roof problems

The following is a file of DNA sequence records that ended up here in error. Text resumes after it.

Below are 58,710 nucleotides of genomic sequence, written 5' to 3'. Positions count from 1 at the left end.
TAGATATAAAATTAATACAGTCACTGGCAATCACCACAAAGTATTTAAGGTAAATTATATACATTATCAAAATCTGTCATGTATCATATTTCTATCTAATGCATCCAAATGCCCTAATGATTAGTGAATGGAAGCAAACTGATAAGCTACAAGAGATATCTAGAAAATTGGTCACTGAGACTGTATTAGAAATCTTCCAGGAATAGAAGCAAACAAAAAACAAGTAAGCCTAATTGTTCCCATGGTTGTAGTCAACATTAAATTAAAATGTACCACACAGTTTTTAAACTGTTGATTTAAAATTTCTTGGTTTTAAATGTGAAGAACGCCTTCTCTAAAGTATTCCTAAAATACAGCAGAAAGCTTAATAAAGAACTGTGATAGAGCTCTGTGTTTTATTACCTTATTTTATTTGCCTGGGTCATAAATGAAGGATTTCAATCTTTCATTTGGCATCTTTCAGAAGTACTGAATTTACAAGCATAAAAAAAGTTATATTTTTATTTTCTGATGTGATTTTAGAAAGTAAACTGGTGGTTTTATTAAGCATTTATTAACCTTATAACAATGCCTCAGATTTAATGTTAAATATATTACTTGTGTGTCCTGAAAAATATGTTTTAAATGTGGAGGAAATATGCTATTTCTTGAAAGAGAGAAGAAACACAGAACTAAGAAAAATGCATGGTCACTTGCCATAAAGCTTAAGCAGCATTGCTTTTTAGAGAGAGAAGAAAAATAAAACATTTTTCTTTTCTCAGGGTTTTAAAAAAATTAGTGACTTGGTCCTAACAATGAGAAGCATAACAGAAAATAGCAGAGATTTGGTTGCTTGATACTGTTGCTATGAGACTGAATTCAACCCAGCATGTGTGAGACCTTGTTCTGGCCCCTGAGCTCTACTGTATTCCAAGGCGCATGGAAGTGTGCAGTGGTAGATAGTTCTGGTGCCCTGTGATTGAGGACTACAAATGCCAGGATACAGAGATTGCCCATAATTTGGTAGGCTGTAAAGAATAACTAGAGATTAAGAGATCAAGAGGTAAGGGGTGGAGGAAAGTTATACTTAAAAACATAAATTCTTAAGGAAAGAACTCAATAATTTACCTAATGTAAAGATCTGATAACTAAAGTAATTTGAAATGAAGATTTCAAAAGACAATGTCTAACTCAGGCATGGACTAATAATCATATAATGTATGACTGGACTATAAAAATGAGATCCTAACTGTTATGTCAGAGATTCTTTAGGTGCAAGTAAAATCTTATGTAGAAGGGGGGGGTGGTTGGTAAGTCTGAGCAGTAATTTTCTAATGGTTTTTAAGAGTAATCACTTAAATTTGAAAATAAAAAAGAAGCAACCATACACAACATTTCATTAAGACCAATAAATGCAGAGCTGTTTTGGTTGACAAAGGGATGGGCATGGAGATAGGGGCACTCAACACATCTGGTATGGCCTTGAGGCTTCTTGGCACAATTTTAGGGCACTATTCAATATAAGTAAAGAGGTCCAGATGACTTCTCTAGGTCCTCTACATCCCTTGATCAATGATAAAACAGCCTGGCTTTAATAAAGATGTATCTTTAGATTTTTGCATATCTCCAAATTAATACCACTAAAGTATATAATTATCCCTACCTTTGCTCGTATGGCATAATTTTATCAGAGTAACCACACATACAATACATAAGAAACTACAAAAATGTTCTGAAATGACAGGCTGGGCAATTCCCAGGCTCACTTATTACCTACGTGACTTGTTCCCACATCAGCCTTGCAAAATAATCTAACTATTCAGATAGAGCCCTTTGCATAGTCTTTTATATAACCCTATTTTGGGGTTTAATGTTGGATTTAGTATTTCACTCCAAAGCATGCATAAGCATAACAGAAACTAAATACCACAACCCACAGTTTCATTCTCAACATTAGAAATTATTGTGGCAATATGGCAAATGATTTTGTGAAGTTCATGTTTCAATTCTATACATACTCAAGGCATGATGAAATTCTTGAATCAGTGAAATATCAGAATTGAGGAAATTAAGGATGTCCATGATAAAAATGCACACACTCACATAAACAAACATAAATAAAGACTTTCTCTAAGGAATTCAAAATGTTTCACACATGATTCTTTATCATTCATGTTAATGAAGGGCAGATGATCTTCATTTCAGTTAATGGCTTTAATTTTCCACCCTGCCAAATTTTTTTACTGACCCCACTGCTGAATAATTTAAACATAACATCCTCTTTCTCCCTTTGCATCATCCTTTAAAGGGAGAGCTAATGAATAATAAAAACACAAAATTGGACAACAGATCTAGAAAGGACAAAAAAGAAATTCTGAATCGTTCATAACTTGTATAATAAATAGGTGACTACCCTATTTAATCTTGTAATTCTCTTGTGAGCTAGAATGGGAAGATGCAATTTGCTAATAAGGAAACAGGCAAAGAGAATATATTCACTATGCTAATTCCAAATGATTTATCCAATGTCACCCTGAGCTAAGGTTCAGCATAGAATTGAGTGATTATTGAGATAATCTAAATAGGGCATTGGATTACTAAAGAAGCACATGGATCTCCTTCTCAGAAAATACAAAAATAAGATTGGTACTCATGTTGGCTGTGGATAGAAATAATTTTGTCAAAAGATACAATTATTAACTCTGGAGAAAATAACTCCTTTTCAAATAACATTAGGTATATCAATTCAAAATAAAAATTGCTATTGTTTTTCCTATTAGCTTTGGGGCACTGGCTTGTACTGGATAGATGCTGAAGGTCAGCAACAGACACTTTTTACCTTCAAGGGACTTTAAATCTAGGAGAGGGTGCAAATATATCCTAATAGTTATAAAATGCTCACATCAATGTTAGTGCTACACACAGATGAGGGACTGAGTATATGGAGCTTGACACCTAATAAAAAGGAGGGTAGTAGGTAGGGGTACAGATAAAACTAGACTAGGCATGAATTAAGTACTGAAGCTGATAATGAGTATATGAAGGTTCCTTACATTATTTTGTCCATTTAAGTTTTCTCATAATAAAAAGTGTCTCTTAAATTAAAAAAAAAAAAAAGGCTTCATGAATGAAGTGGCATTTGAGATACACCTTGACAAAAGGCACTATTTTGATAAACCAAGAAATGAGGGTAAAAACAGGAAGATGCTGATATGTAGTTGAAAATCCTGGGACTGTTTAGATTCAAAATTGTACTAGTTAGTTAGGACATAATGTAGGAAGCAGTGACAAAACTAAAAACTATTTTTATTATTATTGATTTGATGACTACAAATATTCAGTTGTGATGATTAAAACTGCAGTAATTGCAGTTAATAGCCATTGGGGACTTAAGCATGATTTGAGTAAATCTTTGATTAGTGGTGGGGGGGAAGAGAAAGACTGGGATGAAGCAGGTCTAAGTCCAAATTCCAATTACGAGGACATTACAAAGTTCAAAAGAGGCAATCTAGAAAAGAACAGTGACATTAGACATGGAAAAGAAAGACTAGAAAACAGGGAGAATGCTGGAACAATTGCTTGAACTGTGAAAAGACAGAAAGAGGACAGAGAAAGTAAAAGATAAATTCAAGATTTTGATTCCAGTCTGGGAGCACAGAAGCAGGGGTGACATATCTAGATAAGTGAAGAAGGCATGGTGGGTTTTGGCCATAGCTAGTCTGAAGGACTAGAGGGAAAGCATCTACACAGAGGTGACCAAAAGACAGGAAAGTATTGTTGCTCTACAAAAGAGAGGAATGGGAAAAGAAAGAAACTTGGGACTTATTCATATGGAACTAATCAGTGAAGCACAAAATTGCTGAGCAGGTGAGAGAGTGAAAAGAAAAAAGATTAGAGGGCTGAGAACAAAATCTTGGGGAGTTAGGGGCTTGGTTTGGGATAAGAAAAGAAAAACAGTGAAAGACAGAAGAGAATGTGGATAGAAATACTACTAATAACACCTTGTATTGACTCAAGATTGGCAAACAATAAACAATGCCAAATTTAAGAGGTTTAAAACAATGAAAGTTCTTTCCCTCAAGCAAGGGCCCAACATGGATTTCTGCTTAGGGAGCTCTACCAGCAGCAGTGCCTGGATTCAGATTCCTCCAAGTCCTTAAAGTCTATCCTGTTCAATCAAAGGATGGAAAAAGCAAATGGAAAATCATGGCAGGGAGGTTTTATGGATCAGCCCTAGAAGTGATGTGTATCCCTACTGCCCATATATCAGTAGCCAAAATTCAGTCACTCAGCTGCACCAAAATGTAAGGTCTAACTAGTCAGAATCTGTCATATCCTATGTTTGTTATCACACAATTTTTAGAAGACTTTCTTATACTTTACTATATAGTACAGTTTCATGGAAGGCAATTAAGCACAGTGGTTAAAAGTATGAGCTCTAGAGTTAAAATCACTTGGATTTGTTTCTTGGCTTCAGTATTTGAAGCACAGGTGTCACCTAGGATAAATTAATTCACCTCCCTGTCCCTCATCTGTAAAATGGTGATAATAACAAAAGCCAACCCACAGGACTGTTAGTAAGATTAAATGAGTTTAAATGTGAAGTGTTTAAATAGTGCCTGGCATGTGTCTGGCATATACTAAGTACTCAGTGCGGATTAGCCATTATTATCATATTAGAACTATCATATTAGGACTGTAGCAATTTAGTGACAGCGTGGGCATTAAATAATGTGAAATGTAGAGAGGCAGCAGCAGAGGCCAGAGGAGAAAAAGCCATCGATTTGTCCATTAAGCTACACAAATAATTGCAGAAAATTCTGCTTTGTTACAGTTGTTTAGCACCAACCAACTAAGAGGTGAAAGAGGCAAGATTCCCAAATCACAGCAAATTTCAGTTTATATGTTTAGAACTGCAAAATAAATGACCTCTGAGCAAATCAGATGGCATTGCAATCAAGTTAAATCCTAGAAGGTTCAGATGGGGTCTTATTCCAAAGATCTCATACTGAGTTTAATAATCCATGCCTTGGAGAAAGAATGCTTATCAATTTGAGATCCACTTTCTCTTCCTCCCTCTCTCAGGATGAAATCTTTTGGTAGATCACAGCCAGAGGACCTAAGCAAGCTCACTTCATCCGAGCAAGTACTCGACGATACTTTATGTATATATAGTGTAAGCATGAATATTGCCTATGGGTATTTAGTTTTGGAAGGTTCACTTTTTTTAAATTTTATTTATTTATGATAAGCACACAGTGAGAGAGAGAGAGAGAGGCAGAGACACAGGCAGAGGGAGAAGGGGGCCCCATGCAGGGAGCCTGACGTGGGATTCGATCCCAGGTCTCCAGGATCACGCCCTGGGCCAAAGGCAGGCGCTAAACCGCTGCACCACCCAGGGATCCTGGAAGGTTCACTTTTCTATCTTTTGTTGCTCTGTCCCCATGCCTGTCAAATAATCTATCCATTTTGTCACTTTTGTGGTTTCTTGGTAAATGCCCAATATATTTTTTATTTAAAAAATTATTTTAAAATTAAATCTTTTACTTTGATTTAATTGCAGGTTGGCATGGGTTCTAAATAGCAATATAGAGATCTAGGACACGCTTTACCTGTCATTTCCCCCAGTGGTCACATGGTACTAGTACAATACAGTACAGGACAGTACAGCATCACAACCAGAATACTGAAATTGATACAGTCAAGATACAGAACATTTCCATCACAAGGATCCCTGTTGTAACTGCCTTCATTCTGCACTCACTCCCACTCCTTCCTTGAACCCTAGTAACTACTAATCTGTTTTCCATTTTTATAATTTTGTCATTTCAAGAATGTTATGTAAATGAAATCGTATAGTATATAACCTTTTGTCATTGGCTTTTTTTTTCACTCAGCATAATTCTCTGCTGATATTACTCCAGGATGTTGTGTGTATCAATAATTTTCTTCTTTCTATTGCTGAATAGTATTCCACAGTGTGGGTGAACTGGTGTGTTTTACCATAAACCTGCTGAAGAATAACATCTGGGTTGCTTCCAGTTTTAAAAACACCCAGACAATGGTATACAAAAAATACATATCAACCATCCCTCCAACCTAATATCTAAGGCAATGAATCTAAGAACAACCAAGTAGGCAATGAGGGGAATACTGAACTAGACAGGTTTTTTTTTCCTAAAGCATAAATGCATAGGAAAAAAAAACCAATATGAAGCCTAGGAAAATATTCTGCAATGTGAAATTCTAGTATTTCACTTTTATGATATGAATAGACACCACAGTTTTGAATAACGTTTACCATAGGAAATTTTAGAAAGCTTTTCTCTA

Big snow means big damage roofs in danger, budgets blown By Chris Woodall The big snowfall of 1996-'97 is wreaking havoc on Whistler rooftops and liquidating snow removal budgets of property management companies. Up to one-half of all Whistler chimneys have likely sustained some damage because of the heavy snow pack, says a local roof repair company. The snow removal budget for one condo development will go $80,000 in debt. And a village clothier is looking at $50,000 in lost business, no thanks to water runoff that backed up into his store. Local trades that repair roofs are getting scores of calls from homeowners who've had chimneys, skylights or plumbing vents ripped off by the powerful weight of snow and ice up top. "In previous years we'd get the odd call, but not this year," Georges Tanguay at Whistler Woodheat and Gas says of the 50 calls he's had this year, compared to maybe seven or eight in a normal year. Nordic Roofing had 50 calls each day over New Year’s alone. "It's been non-stop," says Nordic's Nic Slater, who estimates one in every two Whistler chimneys has been damaged in some way. Snow on Whistler roofs has not had a chance to melt off as it does in normal years. The deep snow has been getting saturated with water, then freezing again, making for a dense heavy force. Slater estimates that an unshovelled roof is experiencing pressures of 200 pounds a square foot, that adds up to 400,000 pounds of snow on a typical 2,000 square-foot roof. "A semi-trailer truck fully loaded weighs 100,000 pounds," Slater says, so an unshovelled roof has to hold up the equivalent of four of the huge trucks. With that kind of weight, a slide or even a shift of the roof pack can cause damage. "Some slides have opened up metal roofs like opening a tin can," Slater says. Snow brakes haven't always helped. "You're caught between a rock and a hard place," Slater says. "If the snow stays, it can cause a weight problem; but if the snow comes down it can also cause a problem." A slight shift in the roof pack can also result in smashed windows, as icicles get bent inward, bashing against the glass when the roof snow avalanches, says Whistler Woodheat's Tanguay. Some residents have lost porches and hot tubs to the crush of falling snow. Residents are urged to watch out for their neighbours, especially those weekenders who aren't around to monitor their roofs, "People have gone away and come back to find a pile of snow in their house," Tanguay says. Just because the chimney hasn't disappeared is no reason to rest easy, Tanguay says. "In spring or summer, residents should verify if their chimney has been pushed by the roof snow. A lot of chimneys have been kinked or knocked off line. If they are disconnected from the flue, they could be a fire hazard." Roof damage from massive snow build-up has nothing to do with the quality of the roof, say roof repairers. The sheer weight of the ice pack will take its toll. The solution is simple. "We're advising all our clients to have their roofs shovelled," says Slater. But it can be a tricky operation. "Dig out the snow stops first to see if they've been ripped off," Slater advises. Use ropes to tie yourself off in case the snow slides and distribute your shovelling efforts along the roof, rather than concentrating at one point, or the shift in weight will trigger your personal avalanche, Slater suggests. Whistler insurance companies are anticipating a rush of claims come spring when residents get a better look at roof damage. "We've had a few claims, but at this point it's not out of control," says Judy Bachman at North Shore Insurance Services. "It's really important people do what they can to keep roofs clear." Whistler Town Plaza is looking at an $80,000 deficit beyond its $30,000 snow removal budget this year, says Barry Burko of Summit Strata Management. "Just the amount of snow we received right now has kicked our snow removal budget in the pants," Burko says. "It's an unforeseen situation." It's been a war against the elements that has caused roof leaks, burst sprinkler pipes in four of six properties Summit handles, and damage to roof flashing and snow brakes, Burko says. Water leaks prompted a Summit memorandum to commercial tenants and owners of Whistler Town Plaza advising them of what Summit was doing to combat the leaks. "The leaks were caused by the build-up of ice and water on the balconies above the commercial stores," the Jan. 2 memo says. "The water rises above the waterproof membrane and then down into the building structure and into suites and commercial spaces." Eight crews were hired New Year's Day and worked from 7 a.m. to 7 p.m. to prevent water invasion, the memo says, that "could have been a much larger problem." Summit is working with Apia Developments, the Town Plaza developer, to determine who'll pay for the added water damage and snow removal costs. Meanwhile at The Mountain Shop clothing store in the Delta Resort Hotel retail complex, owner Mike Kristmanson estimates he lost $50,000 in business when his store had to be closed for four days to clean up water damage when a frozen drainage pipe caused water run-off to back up. Water wrecked his rugs, a computer and $5,000 in stock. Kristmanson has insurance, but his staff lost 96 hours of work while the store was closed.


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